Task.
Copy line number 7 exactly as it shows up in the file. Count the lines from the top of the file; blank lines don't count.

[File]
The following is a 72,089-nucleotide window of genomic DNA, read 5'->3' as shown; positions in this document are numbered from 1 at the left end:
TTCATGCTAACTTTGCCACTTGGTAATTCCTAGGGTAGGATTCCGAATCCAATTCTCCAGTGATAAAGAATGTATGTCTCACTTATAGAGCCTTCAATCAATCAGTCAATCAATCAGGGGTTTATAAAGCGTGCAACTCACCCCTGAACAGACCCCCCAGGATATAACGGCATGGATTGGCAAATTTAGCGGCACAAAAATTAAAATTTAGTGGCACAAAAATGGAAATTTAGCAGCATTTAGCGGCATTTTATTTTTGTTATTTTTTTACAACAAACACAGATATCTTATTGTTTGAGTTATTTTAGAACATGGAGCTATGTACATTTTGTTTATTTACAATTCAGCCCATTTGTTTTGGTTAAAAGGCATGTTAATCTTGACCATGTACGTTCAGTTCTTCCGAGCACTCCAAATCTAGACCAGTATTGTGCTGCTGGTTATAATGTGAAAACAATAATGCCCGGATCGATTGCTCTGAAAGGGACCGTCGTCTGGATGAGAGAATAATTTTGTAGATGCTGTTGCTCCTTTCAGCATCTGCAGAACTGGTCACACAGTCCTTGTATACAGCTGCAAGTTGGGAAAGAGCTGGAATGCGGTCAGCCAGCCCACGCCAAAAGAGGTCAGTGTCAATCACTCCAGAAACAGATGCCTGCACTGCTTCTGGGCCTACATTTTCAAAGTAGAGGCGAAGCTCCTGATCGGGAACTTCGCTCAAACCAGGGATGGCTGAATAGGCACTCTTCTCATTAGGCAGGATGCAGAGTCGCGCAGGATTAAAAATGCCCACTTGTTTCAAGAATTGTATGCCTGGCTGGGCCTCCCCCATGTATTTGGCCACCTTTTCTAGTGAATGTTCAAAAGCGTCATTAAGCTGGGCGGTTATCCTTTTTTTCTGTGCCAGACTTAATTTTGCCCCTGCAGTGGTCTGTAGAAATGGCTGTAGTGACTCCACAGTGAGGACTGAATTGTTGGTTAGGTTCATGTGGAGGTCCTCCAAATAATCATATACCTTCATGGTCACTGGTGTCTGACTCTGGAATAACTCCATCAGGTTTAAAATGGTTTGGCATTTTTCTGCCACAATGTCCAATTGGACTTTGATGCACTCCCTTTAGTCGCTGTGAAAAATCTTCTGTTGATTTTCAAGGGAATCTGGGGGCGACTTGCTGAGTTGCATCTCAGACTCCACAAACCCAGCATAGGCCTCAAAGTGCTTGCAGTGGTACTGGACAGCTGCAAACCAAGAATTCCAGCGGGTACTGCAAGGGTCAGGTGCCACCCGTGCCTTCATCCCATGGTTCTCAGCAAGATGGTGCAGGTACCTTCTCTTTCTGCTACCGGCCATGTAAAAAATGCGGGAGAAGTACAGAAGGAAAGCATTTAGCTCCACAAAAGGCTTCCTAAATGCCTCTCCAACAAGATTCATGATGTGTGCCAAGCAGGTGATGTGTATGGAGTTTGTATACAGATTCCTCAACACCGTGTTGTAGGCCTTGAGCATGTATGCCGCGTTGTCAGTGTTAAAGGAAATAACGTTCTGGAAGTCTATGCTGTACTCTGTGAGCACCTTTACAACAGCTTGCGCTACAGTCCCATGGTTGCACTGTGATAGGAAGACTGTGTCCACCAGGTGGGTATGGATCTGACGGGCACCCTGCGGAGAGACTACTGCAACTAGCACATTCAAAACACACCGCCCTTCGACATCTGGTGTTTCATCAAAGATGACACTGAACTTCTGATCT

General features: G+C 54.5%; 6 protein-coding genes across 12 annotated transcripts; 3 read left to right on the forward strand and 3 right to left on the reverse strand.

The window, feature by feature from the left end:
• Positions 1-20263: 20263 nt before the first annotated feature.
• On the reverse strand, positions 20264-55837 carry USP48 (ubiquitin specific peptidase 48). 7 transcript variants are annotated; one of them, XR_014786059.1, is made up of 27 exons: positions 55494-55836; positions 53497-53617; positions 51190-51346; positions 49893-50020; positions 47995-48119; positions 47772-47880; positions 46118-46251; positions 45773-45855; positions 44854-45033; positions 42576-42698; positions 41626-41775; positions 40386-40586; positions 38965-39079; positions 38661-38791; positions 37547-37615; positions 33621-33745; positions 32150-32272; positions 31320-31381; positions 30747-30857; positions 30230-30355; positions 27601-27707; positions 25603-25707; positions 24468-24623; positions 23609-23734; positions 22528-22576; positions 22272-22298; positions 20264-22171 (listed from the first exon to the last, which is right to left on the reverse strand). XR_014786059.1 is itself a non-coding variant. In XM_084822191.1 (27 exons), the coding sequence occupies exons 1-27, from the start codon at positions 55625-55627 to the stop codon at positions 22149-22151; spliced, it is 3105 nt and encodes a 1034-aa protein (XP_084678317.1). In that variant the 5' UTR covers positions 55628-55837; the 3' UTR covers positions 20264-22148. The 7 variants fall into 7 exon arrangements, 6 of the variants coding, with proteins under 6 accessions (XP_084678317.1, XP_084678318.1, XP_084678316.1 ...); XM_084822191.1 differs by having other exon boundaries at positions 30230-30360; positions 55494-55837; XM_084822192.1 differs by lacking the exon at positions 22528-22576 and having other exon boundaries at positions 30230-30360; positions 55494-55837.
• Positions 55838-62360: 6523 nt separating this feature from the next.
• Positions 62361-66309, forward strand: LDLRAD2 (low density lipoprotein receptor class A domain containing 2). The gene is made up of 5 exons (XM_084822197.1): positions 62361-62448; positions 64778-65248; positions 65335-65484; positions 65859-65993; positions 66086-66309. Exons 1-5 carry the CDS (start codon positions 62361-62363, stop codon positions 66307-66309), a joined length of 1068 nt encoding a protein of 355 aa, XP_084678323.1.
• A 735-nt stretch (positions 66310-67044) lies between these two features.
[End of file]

• Positions 55838-62360: 6523 nt separating this feature from the next.